Flames foursome burning up

Flames well-represented at orientation camp

By STEVE MACFARLANE, SUN MEDIA



Jarome Iginla once stood alone at Team Canada's olympic orientation camp.

Now he's outnumbered.

With three Calgary Flames defencemen heading to the Saddledome for four days starting Monday, Iginla's got plenty of company.

Only the Philadelphia Flyers also boast a quartet -- forwards Jeff Carter, Mike Richards and Simon Gagne and defenceman Chris Pronger -- at the camp.

Finnish Flames Olli Jokinen and Miikka Kiprusoff were also invited to their country's camp earlier this month, which says a lot about the expectations their NHL team has for this season.

"We have a really deep team, and one that has some international flavour to it -- some pretty solid players," said Flames defenceman Robyn Regehr, who will join Iginla, Dion Phaneuf and Jay Bouwmeester next week for the Canadian camp.

"When you have that many recognized from one team, there's gonna be some high expectations for us as a team.

"We really need to come out and have a really good start to the year. Everyone has to have solid years individually, but I think the most important is to have a really good first half of the year as a team."

Kiprusoff and Jokinen are locks for Team Finland.

Iginla will be considered for the Canadian captaincy, and cases can be made to include the entire defensive trio, too.

"Who knows how many guys (will be selected for the 2010 Vancouver Games)?" said Regehr.

"I hope all of them."

Regardless of what happens in February, Bouwmeester is impressed by next week's Flames camp contingent.

"There's a lot of good players in the league. You can only invite 46. When you have four guys from one team, that's pretty good," said the Edmontonian who signed a five-year, $33.4-million deal with the Flames after the team traded for his rights days before he was set to become an unrestricted free agent.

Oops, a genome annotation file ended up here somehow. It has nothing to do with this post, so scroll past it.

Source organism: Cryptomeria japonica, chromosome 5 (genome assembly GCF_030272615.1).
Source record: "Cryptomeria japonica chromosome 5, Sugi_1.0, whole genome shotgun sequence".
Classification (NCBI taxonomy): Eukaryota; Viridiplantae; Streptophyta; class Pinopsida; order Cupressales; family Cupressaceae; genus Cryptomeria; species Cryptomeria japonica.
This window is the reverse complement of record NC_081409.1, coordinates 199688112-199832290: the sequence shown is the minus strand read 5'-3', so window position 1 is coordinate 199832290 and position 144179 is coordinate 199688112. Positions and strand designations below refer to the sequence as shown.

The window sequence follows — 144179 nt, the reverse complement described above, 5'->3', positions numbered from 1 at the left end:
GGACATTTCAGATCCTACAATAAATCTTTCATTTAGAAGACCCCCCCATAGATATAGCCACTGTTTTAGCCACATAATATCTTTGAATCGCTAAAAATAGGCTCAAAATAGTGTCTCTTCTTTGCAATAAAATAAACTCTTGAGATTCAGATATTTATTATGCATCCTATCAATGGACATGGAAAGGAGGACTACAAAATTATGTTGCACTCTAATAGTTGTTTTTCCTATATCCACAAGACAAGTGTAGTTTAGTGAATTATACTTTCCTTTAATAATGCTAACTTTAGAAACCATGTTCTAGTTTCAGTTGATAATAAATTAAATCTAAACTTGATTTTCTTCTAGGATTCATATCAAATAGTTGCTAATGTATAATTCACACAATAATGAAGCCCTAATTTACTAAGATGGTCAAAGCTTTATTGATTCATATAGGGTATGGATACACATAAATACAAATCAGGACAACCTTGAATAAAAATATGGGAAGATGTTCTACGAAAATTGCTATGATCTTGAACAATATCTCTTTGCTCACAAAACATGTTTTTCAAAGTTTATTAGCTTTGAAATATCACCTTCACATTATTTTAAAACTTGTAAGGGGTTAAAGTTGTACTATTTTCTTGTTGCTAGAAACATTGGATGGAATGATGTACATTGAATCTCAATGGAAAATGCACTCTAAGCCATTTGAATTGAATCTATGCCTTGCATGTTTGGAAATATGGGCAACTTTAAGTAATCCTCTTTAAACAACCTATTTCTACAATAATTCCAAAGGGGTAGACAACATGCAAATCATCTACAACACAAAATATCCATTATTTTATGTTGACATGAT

"For me, I've never really been in that situation before. It's exciting. This camp's one thing, but I've been really excited for the year -- the prospects of having a real solid team.

"I'm looking forward to it."

Steve Yzerman and the rest of the Team Canada brass are looking forward to seeing what the Flames' top trio do in the first half of the NHL season, as well. It's that last evaluation period that can separate them from some talented competitors vying for precious few spots on what will be a team loaded with talent.

Although it might seem a stretch, all three Calgary blueliners have a legitimate shot at being chosen.

"If you look at the three of us, our games are all a little bit different," said Regehr.

Regehr is the prototypical shut-down guy. He was paired with Rob Blake at the 2006 Turin Games, but had more success winning gold alongside Scott Niedermayer at the 2004 World Cup.

That was a good match. Regehr complemented the puck-mover perfectly.

"He's not going to score a whole bunch of points or anything, but he's a real good competitive guy, a hard guy to play against," Bouwmeester said of Regehr. "As a defenceman, that's pretty much your No. 1 priority is to be good defensively, and I think he's the guy that epitomizes that."

Phaneuf's strength comes in enemy territory.

"I'm well aware of what Dion can do," Bouwmeester said. "He's a guy who can make things happen. Dion's obviously a real good offensive guy. He can play those big minutes. Robyn's a real shut-down, stay-at-home sorta guy.

"For myself, first I want to be a defensive guy. I know I have the ability to provide some offence, so I know that will be expected as well."

From Team Canada's orientation to the Flames' training camp, Regehr sees the trio's varied strengths as something that can offer both squads the best of every aspect of the game from the back end.

"I hope it's a really good mix for our team, because we have the opportunity to learn from one another, try to help one another out," Regehr said.

"If I'm struggling with a part of my game that maybe Jay is doing really well with, maybe I can look at what he's doing on tape or we can talk about it during the game or whenever.

"It's a really healthy thing to do."

STEVE.MACFARLANE@SUNMEDIA.CA

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